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story.lead_photo.caption Lawson Elementary School hallway Photo by News Tribune / News Tribune.

A physical therapist's assistant who formerly worked for Jefferson City Public Schools alleges in a new lawsuit against the school district that she had to resign after "relentless criticism, discrimination and retaliation by JCPS" on the basis of her disability, a physical health condition.

Denise Rackers' lawsuit filed against JCPS in Cole County Circuit Court on Jan. 17 is the fifth active suit against the school district, and the fourth of the five based on some kind of alleged employment discrimination.

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Rackers said in her petition for damages that she worked for JCPS from January 1997 until May 2018.

She said she began to experience physical symptoms related to balance, blood pressure and syncope, or fainting, in December 2016.

Rackers said she was diagnosed with dysautonomia, which is a neurological disorder, in April 2017. Following her diagnosis, Rackers said she requested and received intermittent FMLA leave.

The Family and Medical Leave Act is a federal law that "provides certain employees with up to 12 weeks of unpaid, job-protected leave per year. It also requires that their group health benefits be maintained during the leave," according to the U.S. Department of Labor.

Rackers said she told her supervisor — Lynda Weaver, a physical therapist — about her diagnosis, and alleged Weaver disclosed her diagnosis to faculty and staff of the school district without Rackers' permission.

Weaver is listed as being a physical therapist working for JCPS at Lawson Elementary School. Rackers' petition does not say where within JCPS that she and Weaver worked at the time of the allegations.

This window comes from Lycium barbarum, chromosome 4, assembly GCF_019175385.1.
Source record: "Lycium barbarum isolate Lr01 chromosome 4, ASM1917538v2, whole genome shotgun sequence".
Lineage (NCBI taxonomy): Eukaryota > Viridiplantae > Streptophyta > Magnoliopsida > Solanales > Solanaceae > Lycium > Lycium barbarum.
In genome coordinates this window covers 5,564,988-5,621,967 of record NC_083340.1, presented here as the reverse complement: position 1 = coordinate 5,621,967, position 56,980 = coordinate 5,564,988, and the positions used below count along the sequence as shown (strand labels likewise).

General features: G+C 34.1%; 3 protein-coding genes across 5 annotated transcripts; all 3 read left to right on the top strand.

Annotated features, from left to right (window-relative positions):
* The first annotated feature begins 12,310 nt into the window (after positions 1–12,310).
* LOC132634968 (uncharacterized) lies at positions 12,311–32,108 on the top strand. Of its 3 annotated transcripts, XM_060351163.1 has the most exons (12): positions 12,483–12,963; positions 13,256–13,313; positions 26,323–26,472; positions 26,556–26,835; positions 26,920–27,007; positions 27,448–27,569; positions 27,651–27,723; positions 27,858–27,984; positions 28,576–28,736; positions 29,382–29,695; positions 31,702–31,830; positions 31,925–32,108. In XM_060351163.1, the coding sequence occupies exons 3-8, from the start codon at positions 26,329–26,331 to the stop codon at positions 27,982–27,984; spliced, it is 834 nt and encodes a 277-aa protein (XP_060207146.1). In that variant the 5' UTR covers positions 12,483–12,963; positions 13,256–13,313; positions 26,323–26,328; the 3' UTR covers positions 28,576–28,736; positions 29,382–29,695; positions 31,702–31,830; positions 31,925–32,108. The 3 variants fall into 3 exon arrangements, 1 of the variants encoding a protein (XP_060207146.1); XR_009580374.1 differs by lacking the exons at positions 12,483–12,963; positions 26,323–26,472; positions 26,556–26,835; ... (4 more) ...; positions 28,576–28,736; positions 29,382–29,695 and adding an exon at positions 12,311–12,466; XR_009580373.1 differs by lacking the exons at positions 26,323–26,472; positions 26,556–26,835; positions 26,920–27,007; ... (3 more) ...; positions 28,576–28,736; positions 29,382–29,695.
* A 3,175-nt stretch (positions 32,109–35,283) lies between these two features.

Rackers also alleged Weaver mocked her for taking leave for her condition. On one alleged occasion in August 2017, Rackers said Weaver told her she hoped Rackers would "'grace (JCPS) with her presence more.'"

On another alleged occasion later that same month, Rackers said Weaver asked her if she had enjoyed her "'shopping trip'" and stated her "disbelief in Rackers' need to miss work."

After Rackers missed work Oct. 2-6, 2017, she said Weaver told her she could not continue to be absent and she would need to change her work schedule, "which would result in a loss of pay and benefits."

Later that month, Rackers said Weaver told her she could "'measure (Rackers') blood pressure by the quality of (her) therapy notes.'"

Rackers said she was called to the district's central office in December 2017 to meet with Bridget Frank, JCPS director of special services. Frank allegedly told her Rackers' colleagues had complained about her job performance.

Frank had been unaware until that meeting that Rackers had been diagnosed with dysautonomia and had been approved for FMLA leave, Rackers said.

Rackers requested a follow-up meeting and said she planned to request for accommodations for her to perform the essential functions of her job, given her diagnosis.

She said the accommodations she would have made would have included "additional time to move about the school between appointments," "occasional breaks to rest" and "permission to use the elevator in the school."

However, she said neither Frank nor JCPS Director of Human Resources Shelby Scarbrough wanted to discuss those accommodations at a meeting in January 2018, and instead, they allegedly asked Rackers if she "'needed her job.'"

Rackers said they discussed a number of job performance concerns with her, including her absences, which she said in her petition had been covered by FMLA leave, sick leave or vacation.

Frank and Scarbrough allegedly discussed their concerns about unreported absences Rackers allegedly took, and "alleged inaccuracies and untimeliness in therapy logs" and "grievances regarding services provided by Rackers." Rackers said she had not been aware of those concerns before the meeting.